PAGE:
Thursday, February 28, 2008

1 in 100

It was bound to happen soon. Newspapers and media outlets today carried stories on a just published survey that places the nation's jail and prison population at an all time high proportion of the overall population, the magic number, 100 to 1. The report by the PEW Center on the States (read it here) shows that America's thirty year old prison binge has continued. In the early 1970s, fewer than 1 out of every 1,000 adult Americans were behind bars. Today its 1 in 100.

Actually, 1 out of every 100 is an overall figure that masks severe racial, age, and gender disparities that are well developed in the PEW report. Interestingly white men, and black women, both hover around that precise number, but white men were far less likely to be incarcerated then black men (1 in 15) and black women far more likely than white women (1 in 100 compared to 1 in 355).

The PEW report has a message, costs are rising astronomically (due to aging and higher medical costs) while the crime suppression pay off of imprisonment has long ago past optimal levels and is now probably producing more crime. These are important considerations, but in a year of democratic renewal when unusually larger numbers of people have been participating in the highly competitive primary campaigns, let us go beyond the fiscal impact and pay off, to more fundamental questions for our democracy.

First, can any society based on individual freedom and private choice, survive having 1 percent of its adults (and disproportionately the young who will be here for a while) going through a process that has a tendency to obliterate human capital, destroy the likelihood of future family formation, and encourage attitudes favorable to interpersonal violence, racism, and misogyny.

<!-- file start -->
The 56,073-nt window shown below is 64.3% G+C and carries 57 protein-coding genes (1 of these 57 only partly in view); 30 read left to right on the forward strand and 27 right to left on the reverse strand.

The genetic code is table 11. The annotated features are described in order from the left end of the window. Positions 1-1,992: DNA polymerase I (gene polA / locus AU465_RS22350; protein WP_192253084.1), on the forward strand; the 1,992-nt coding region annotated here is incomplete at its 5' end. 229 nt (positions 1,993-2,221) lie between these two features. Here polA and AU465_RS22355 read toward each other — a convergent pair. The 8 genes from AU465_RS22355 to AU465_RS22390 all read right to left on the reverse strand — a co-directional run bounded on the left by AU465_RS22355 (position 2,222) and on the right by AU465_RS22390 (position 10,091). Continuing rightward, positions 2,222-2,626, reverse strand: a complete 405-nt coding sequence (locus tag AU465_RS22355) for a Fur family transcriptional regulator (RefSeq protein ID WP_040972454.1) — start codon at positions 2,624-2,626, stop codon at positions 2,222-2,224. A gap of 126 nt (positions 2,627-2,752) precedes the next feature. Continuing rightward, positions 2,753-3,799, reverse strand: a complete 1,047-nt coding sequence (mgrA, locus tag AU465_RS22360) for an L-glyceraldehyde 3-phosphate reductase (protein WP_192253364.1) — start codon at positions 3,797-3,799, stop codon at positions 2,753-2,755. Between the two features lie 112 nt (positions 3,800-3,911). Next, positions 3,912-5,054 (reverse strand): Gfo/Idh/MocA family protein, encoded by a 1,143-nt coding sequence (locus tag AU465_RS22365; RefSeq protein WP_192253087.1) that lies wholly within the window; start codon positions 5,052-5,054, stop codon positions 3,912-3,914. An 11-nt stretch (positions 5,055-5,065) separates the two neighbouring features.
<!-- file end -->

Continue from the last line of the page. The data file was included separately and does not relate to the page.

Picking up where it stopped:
Second, over the last 20 years, while spending on prison has gone up 121 percent in inflation controlled dollars (compared to 21 percent for higher education), a massive unfunded mandated has accumulated in the form of millions of alumni of the prison system, many of them rendered economically and socially isolated by the experience of incarceration. We need to create a program like the environmental super-fund (come to think of it we need to refinance the original one as well) designed to pay for the clean up of industrially polluted locations, aimed at restoring the social ecology of communities damaged by mass imprisonment.

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